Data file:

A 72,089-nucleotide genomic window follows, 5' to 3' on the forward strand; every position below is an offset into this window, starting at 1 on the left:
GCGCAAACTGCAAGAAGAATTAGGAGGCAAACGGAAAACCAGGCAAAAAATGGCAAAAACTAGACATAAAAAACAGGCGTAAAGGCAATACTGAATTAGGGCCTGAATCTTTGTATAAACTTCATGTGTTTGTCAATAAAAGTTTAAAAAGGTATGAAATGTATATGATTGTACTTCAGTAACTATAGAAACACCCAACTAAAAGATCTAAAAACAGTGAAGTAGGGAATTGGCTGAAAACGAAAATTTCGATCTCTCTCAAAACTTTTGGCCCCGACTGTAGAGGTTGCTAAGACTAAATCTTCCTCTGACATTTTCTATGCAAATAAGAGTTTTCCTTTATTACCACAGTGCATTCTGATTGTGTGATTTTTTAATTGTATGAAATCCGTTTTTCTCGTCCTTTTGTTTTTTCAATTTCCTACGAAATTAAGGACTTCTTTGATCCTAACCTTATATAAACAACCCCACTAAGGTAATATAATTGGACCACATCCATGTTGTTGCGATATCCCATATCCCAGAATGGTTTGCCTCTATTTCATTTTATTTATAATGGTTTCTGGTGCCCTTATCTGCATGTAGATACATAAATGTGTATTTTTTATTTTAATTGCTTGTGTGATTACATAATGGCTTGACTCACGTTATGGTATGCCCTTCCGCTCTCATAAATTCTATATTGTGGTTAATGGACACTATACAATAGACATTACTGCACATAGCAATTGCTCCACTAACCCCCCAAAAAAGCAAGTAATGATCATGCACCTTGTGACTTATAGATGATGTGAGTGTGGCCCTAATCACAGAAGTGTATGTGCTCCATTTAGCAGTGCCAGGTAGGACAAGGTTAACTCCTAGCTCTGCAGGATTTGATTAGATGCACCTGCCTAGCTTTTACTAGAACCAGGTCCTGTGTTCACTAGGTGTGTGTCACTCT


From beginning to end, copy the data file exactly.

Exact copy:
A 72,089-nucleotide genomic window follows, 5' to 3' on the forward strand; every position below is an offset into this window, starting at 1 on the left:
GCGCAAACTGCAAGAAGAATTAGGAGGCAAACGGAAAACCAGGCAAAAAATGGCAAAAACTAGACATAAAAAACAGGCGTAAAGGCAATACTGAATTAGGGCCTGAATCTTTGTATAAACTTCATGTGTTTGTCAATAAAAGTTTAAAAAGGTATGAAATGTATATGATTGTACTTCAGTAACTATAGAAACACCCAACTAAAAGATCTAAAAACAGTGAAGTAGGGAATTGGCTGAAAACGAAAATTTCGATCTCTCTCAAAACTTTTGGCCCCGACTGTAGAGGTTGCTAAGACTAAATCTTCCTCTGACATTTTCTATGCAAATAAGAGTTTTCCTTTATTACCACAGTGCATTCTGATTGTGTGATTTTTTAATTGTATGAAATCCGTTTTTCTCGTCCTTTTGTTTTTTCAATTTCCTACGAAATTAAGGACTTCTTTGATCCTAACCTTATATAAACAACCCCACTAAGGTAATATAATTGGACCACATCCATGTTGTTGCGATATCCCATATCCCAGAATGGTTTGCCTCTATTTCATTTTATTTATAATGGTTTCTGGTGCCCTTATCTGCATGTAGATACATAAATGTGTATTTTTTATTTTAATTGCTTGTGTGATTACATAATGGCTTGACTCACGTTATGGTATGCCCTTCCGCTCTCATAAATTCTATATTGTGGTTAATGGACACTATACAATAGACATTACTGCACATAGCAATTGCTCCACTAACCCCCCAAAAAAGCAAGTAATGATCATGCACCTTGTGACTTATAGATGATGTGAGTGTGGCCCTAATCACAGAAGTGTATGTGCTCCATTTAGCAGTGCCAGGTAGGACAAGGTTAACTCCTAGCTCTGCAGGATTTGATTAGATGCACCTGCCTAGCTTTTACTAGAACCAGGTCCTGTGTTCACTAGGTGTGTGTCACTCT